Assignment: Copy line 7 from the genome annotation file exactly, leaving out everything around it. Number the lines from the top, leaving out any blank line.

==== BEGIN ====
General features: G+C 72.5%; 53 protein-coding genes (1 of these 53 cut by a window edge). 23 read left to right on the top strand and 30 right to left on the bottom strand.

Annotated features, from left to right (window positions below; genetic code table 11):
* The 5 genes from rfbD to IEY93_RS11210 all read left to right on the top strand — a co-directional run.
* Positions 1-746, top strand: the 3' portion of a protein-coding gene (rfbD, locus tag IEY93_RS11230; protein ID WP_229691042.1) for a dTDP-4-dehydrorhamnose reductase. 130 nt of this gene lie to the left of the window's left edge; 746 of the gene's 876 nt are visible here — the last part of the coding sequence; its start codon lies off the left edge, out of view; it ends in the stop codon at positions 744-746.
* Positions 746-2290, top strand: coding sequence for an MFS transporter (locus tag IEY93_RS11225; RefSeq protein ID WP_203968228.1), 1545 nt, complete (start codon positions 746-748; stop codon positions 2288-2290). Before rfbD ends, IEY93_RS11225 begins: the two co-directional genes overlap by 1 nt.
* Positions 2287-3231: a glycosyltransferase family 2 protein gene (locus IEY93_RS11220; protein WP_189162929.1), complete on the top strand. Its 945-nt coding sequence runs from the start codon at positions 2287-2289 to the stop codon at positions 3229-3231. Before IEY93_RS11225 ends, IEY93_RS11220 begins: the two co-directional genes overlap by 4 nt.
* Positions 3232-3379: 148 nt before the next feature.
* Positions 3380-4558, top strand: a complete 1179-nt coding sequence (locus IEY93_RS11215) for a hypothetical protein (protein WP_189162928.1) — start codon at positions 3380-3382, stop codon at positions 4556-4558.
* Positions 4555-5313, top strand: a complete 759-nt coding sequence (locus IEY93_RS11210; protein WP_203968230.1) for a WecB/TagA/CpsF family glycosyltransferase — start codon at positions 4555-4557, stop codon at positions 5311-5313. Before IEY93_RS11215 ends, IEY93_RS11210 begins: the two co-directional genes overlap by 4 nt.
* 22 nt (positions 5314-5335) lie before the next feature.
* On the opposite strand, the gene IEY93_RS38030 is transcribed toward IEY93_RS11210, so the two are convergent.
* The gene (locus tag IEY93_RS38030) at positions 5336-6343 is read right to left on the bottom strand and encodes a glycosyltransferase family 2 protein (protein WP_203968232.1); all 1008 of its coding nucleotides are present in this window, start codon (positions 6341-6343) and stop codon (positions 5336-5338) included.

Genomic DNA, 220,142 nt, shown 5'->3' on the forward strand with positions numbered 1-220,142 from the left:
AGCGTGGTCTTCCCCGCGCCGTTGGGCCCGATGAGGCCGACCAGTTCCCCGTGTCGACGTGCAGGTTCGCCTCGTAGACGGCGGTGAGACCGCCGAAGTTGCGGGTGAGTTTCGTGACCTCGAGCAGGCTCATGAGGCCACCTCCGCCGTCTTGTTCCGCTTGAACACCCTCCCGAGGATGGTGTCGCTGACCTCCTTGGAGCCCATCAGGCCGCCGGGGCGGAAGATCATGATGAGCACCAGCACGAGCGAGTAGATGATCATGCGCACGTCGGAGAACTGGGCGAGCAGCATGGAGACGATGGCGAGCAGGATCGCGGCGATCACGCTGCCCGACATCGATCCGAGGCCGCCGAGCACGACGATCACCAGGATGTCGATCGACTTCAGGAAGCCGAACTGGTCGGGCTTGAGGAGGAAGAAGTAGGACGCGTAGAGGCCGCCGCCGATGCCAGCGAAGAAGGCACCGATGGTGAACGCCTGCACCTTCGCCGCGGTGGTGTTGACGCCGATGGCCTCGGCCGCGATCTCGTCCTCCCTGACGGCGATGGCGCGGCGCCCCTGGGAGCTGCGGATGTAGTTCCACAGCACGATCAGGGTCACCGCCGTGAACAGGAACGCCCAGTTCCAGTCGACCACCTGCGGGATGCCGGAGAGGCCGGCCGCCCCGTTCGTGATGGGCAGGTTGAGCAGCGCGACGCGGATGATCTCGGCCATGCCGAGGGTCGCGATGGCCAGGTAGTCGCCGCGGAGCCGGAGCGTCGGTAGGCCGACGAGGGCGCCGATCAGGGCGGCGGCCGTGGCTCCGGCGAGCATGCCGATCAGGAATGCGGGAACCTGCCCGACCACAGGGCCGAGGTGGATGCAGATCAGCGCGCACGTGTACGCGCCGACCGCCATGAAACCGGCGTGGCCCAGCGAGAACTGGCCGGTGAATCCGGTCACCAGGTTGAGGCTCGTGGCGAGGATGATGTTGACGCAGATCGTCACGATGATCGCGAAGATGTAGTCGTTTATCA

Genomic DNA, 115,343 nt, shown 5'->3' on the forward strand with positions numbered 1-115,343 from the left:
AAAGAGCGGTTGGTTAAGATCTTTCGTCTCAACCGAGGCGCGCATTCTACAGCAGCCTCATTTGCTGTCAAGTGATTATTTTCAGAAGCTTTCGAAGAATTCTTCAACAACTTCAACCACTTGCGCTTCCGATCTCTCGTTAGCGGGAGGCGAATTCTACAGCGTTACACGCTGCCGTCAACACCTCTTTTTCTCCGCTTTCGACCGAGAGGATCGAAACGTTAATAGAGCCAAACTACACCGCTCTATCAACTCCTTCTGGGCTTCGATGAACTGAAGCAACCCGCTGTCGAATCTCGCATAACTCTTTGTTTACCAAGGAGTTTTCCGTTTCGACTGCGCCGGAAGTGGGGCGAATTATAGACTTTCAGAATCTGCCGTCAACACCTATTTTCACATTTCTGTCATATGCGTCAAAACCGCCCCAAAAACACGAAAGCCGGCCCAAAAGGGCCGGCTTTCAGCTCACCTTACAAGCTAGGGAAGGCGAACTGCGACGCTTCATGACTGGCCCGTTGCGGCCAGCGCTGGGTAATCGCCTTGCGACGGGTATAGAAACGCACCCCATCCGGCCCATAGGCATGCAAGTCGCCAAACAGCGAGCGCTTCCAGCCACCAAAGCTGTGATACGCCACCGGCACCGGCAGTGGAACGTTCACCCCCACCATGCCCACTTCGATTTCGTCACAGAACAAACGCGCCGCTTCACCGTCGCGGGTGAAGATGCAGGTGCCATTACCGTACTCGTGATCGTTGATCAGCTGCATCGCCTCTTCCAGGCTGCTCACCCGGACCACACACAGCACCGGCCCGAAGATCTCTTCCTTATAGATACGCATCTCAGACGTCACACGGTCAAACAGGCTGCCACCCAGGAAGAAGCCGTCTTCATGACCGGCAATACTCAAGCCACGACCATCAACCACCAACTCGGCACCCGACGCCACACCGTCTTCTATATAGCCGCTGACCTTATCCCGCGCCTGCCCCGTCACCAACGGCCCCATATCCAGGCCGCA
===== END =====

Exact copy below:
* Positions 3232-3379: 148 nt before the next feature.